Stock-for-debt swaps: Net operating losses still available to facilitate chapter 11 reorganization
Takasumi, Laura L
Under the Taxpayer Relief Act of 1997, net operating losses can now be carried forward for up to 20 years after the date of the loss (it used to be 15 years) and carried back only 2 years (it used to be 3 years). Since 1986, the Internal Revenue Service has made it very difficult for a corporation to use old net operating losses when the ownership of the corporation changed hands. This so called “trafficking in net operating losses” was effectively stopped by changes to Section 3821.
Under certain circumstances a corporation can continue to use these old net operating losses. This opportunity exists where, a bankrupt corporation (“Deadbeatco”) has unsecured creditors who exchange their debt for stock. This “bankruptcy exception” can be an attractive alternative in the right circumstances. Because a bankrupt corporation almost always will have significant net operating losses, the use of this exception can allow the reorganized Deadbeatco to offset income taxes for many years. Creditors who otherwise might not be paid can receive equity in a business with potential growth, benefit from projected income (without the burden of income taxes) and perhaps receive repayment in that manner.
Overview Of Section 382
Section 382 applies when there has been an ownership change. Generally, an “ownership change” occurs when 50% or more of the stock has changed hands. An ownership change can also occur where there has been a merger or similar tax-free reorganization. If an ownership change has occurred, only a portion of a pre-ownership change net operating loss can be offset by post-ownership change income. This limit is equal to the value of the stock of Deadbeatco immediately before an ownership change multiplied by the long-term taxexempt rate. The long-term tax-exempt rate is currently 5.27% and is set each month by the IRS.
There is an exception to these rules for bankrupt corporations under Section 382(1)(5). This exception would apply if a stock-for-debt exchange was approved by a court when: (1) Deadbeatco was under the jurisdiction of a bankruptcy court in a Title 11 or similar case (i.e., receivership, foreclosure or similar proceeding in federal or state court) immediately before an ownership change; and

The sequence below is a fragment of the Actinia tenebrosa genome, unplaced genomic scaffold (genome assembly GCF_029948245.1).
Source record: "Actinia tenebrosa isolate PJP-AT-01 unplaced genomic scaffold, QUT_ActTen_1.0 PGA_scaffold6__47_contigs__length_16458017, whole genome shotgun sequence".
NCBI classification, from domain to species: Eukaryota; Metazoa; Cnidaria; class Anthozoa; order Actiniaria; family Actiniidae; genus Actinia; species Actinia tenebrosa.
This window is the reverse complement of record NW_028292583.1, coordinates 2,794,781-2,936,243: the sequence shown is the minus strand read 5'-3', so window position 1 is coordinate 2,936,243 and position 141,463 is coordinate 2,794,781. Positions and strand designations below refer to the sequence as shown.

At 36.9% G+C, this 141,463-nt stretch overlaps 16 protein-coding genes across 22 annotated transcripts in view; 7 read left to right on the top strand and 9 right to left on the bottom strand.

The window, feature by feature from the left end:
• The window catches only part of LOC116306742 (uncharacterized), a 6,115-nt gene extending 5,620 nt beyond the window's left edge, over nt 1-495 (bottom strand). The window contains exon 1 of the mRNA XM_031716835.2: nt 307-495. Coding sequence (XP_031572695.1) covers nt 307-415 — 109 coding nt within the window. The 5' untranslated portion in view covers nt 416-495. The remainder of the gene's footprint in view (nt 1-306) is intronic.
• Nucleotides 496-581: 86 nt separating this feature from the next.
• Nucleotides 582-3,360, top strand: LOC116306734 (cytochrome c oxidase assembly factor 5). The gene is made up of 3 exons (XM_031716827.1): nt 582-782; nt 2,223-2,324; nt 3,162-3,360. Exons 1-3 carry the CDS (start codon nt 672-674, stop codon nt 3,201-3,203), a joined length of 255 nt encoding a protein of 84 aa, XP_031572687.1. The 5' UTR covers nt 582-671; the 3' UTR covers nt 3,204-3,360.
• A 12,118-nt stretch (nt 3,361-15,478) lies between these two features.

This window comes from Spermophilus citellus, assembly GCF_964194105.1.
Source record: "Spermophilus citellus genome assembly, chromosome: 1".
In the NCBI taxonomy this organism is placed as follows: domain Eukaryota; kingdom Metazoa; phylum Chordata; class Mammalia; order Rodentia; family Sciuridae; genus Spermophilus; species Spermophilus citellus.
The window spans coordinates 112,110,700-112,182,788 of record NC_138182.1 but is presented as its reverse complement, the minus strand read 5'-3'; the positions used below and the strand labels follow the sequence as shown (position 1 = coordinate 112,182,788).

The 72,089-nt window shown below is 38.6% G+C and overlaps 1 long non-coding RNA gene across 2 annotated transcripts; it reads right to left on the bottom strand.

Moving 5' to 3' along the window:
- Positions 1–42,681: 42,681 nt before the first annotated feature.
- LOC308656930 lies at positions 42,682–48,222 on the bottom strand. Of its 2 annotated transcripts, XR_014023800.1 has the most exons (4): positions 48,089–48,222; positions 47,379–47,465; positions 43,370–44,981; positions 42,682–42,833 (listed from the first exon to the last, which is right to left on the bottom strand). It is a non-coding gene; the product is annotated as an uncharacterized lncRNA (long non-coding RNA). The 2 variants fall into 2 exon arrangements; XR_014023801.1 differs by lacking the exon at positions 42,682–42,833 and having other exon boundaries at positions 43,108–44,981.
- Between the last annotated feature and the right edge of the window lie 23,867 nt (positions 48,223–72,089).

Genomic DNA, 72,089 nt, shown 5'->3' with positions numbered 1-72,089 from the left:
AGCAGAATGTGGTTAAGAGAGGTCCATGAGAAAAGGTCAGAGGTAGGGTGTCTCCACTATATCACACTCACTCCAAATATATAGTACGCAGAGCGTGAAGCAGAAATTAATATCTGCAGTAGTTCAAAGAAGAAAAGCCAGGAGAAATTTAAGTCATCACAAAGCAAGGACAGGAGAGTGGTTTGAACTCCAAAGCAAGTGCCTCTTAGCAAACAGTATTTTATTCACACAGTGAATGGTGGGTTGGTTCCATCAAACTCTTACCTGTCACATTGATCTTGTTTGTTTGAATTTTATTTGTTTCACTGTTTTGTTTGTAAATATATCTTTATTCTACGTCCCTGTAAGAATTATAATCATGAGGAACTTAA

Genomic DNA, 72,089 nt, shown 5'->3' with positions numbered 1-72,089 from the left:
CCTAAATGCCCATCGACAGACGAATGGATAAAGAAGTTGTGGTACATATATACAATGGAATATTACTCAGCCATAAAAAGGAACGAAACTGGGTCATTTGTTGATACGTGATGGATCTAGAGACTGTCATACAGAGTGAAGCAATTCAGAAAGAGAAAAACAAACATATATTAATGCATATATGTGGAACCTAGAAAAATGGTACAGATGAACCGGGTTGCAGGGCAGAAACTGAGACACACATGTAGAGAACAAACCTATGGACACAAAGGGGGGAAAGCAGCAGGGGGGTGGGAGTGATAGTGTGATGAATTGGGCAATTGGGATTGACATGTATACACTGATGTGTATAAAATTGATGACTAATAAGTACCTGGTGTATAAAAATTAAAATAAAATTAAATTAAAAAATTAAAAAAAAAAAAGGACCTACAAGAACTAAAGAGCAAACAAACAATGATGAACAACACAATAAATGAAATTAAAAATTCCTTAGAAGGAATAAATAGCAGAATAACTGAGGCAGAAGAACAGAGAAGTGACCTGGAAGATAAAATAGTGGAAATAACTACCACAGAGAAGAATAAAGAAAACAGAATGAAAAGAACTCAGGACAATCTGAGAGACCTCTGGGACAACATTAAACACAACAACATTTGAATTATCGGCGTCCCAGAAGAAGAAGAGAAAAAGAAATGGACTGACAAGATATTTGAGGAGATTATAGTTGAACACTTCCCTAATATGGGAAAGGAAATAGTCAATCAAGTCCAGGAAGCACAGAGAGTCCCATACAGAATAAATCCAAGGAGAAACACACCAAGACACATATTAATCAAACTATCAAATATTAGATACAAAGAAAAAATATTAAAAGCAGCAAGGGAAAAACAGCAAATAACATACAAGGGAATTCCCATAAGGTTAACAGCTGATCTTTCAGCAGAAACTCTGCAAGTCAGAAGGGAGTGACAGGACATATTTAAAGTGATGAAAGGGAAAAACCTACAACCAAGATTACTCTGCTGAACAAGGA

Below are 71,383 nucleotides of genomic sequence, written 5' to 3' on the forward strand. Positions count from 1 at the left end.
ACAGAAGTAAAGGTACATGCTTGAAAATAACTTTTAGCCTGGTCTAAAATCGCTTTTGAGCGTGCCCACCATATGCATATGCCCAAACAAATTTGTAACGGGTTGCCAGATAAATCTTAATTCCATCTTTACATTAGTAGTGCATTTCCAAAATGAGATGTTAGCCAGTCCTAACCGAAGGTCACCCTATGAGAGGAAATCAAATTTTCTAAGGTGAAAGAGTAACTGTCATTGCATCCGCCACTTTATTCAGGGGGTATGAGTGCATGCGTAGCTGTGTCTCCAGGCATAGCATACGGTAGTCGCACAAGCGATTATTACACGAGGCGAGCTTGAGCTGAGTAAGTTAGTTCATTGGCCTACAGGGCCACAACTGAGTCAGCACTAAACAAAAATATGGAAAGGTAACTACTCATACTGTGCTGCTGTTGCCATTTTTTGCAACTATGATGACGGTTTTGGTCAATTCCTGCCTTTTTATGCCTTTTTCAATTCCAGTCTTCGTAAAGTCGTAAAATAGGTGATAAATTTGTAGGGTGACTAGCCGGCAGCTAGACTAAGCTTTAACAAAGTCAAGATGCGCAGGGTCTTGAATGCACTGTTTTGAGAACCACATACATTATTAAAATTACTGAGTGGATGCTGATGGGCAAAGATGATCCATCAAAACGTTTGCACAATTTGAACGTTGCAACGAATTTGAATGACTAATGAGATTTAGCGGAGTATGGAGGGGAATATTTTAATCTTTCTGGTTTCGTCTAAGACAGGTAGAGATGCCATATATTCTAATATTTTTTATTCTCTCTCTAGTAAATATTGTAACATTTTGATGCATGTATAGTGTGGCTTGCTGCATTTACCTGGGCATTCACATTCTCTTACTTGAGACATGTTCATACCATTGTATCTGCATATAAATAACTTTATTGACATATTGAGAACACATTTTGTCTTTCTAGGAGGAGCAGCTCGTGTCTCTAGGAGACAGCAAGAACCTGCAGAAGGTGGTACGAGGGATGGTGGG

(2) the shareholders and creditors of Deadbeatco own fifty percent of the value and voting power of Deadbeatco’s stock immediately after an ownership change (the “continuity of ownership” test).
Only stock received by “qualified creditors” is counted to determine whether the fiftypercent continuity of ownership test is met. To be a qualified creditor, the indebtedness exchanged for the stock:
(1) must have been held by the creditor at least eighteen months prior to the date of filing of the Title 11 or similar case (most applicable to long-term debt); or
(2) must have arisen in the ordinary course of the trade or business of Deadbeatco and must at all times have been held by Deadbeatco (most applicable to trade creditors).
Only stock that is received by creditors in partial or full satisfaction of the prior indebtedness is counted to determine whether the continuity of ownership test is met. Stock received by shareholders or qualified creditors in return for new capital contributions is not included.
Special Rules Applicable to Bankruptcy Even if a stock-for-debt swap qualifies under Section 382(1)(5), there are several provisions that reduce the amount of pre-change NOL carryforwards that are available to Deadbeatco.
Reduction in Carryforwards for Interest Payments to Qualified Creditors Deadbeatco’s NOL carryforwards are reduced by the amount of interest paid or accrued on the indebtedness that was converted into stock during the period beginning on the first day of the third taxable year preceding the taxable year in which an ownership change occurred and ending on the date of the ownership change.